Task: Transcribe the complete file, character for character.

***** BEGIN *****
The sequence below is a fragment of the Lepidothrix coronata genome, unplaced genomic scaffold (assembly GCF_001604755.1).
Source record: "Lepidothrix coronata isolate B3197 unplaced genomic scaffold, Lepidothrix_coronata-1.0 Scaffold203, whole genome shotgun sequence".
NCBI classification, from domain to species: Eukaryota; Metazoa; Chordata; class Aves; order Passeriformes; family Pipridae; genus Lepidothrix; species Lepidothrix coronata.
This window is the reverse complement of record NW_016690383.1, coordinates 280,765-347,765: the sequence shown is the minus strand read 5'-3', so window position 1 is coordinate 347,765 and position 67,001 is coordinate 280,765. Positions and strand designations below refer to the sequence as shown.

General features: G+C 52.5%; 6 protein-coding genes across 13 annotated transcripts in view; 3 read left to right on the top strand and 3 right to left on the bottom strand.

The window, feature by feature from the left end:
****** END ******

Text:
The sequence below is a fragment of the Lepidothrix coronata genome, unplaced genomic scaffold (assembly GCF_001604755.1).
Source record: "Lepidothrix coronata isolate B3197 unplaced genomic scaffold, Lepidothrix_coronata-1.0 Scaffold203, whole genome shotgun sequence".
NCBI classification, from domain to species: Eukaryota; Metazoa; Chordata; class Aves; order Passeriformes; family Pipridae; genus Lepidothrix; species Lepidothrix coronata.
This window is the reverse complement of record NW_016690383.1, coordinates 280,765-347,765: the sequence shown is the minus strand read 5'-3', so window position 1 is coordinate 347,765 and position 67,001 is coordinate 280,765. Positions and strand designations below refer to the sequence as shown.

General features: G+C 52.5%; 6 protein-coding genes across 13 annotated transcripts in view; 3 read left to right on the top strand and 3 right to left on the bottom strand.

The window, feature by feature from the left end: